Nigeria appoints forensic auditors to probe NNPC’s missing $20 billion

May 09, 2014 | Government & Regulations, Management

Nigeria’s Minister of Finance, Ngozi Okonjo-Iweala, during a debate at the ongoing World Economic Forum for Africa (WEF) in Abuja.

Nigeria’s Minister of Finance, Ngozi Okonjo-Iweala, during a debate at the ongoing World Economic Forum for Africa (WEF) in Abuja.

Abuja, Nigeria | — The Nigerian federal government said on Thursday that forensic auditors have been appointed to carry out a detailed investigation into the activities of the state-owned oil company, the Nigerian National Petroleum Corporation (NNPC).

Coordinating Minister of the Economy and Minister of Finance, Ngozi Okonjo-Iweala, stated this during a debate at the ongoing World Economic Forum for Africa (WEF) in Abuja.

She explained that an accounting firm – PriceWaterHouse – has been appointed to carry out the exercise.

According to her, the move followed recent allegation by suspended Governor of the Central Bank of Nigeria (CBN), Lamido Sanusi, that $20 billion was not remitted to the federation account by the NNPC.

But Okonjo-Iweala, speaking at the 24th edition of WEF, said the exercise would be carried out within a period of 16 weeks under the supervision of the Office of the Auditor-General for the Federation.

The minister added that the forensic audit would help unravel all the mystery surrounding the alleged unaccounted $20 billion.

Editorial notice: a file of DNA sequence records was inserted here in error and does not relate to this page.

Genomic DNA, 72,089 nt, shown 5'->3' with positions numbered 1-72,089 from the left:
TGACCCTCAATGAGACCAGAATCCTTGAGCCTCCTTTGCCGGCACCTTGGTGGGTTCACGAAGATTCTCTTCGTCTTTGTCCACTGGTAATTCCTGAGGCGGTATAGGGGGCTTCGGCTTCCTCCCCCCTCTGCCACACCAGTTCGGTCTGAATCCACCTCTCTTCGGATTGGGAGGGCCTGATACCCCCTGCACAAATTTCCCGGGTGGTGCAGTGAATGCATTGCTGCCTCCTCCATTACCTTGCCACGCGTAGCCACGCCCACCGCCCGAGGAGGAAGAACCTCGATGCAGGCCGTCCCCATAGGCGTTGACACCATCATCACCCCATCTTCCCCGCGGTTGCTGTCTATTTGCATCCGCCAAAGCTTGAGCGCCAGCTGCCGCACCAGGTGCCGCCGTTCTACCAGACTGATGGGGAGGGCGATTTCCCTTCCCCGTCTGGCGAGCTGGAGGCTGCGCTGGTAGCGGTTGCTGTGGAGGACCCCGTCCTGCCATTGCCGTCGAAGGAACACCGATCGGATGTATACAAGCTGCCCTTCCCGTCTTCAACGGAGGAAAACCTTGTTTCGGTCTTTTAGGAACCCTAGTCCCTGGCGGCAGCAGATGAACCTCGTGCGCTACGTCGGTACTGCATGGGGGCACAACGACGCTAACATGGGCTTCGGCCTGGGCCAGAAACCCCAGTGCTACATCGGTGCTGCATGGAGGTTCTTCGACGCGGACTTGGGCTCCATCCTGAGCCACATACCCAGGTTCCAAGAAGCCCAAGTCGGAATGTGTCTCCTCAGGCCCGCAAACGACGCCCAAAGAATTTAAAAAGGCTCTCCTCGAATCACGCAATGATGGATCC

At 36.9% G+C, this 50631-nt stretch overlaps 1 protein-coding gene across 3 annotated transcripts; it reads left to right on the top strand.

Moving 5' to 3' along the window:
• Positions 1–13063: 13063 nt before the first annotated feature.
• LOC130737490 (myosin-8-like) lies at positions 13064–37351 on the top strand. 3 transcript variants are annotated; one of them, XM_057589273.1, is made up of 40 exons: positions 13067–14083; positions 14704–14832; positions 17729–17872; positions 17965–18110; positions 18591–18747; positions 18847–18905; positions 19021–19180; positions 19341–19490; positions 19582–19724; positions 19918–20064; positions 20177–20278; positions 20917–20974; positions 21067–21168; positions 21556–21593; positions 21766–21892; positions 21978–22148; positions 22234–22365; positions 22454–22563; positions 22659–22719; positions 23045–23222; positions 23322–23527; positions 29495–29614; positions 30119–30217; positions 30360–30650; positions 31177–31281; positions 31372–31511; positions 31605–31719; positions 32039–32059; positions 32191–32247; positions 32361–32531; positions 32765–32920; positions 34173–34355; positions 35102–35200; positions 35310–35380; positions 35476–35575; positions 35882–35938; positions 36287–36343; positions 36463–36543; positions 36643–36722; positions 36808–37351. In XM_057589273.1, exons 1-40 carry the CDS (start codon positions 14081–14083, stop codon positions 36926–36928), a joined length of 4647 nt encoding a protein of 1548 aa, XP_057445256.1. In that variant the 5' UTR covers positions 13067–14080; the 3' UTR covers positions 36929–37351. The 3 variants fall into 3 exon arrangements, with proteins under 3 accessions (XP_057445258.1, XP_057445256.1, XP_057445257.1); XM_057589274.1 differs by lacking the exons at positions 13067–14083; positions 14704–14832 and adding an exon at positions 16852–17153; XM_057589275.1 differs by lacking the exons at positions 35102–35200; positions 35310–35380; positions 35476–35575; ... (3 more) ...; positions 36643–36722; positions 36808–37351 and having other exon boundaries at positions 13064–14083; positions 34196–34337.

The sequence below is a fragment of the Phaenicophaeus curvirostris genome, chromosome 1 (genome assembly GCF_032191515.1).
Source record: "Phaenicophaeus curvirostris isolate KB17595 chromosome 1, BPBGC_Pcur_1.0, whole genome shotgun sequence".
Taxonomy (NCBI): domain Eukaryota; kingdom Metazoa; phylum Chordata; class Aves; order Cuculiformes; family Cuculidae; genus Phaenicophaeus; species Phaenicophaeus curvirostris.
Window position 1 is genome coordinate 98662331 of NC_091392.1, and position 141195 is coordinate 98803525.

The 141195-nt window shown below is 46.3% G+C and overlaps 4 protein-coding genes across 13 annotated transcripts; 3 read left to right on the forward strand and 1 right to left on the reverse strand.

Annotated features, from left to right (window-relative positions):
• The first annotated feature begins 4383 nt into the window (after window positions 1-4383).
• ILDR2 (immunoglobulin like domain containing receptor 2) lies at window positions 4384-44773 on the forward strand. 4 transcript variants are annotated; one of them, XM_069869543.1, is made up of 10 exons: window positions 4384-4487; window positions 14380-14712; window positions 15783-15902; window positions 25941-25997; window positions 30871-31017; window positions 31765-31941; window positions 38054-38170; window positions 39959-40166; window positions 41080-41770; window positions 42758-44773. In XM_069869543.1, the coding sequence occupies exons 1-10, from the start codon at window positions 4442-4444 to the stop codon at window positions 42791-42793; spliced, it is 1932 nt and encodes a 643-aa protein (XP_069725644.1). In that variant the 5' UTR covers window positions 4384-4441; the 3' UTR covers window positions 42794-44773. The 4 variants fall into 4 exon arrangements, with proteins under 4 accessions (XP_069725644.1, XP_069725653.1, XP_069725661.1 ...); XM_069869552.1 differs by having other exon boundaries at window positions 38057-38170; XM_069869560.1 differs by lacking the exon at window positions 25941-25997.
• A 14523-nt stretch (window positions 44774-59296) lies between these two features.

Responding to a question by one of the panelists on corruption and transparency, the minister said: “The issue of holding government to account, I don’t think Nigerians are laying back. We need that transparency and we welcome it”.

“The (suspended) CBN Governor raised issues on unaccounted amount from the federation account. “We at the Ministry of Finance have for two years been reconciling these figures with the NNPC to know what they are supposed to remit to the Federation Account.

“Our feeling is that the only way is to have a forensic audit that would let Nigerians know the issues.

“There is a forensic audit that the government has approved and it is being done by PwC under the supervision of the Auditor-General and they said they need 12 to 16 weeks to do that and all these would be clarified.”

On poverty and inclusive growth, Okonjo-Iweala said the nature of economic growth in the continent had not been inclusive enough, adding that more needed to be done to change the quality of economic growth.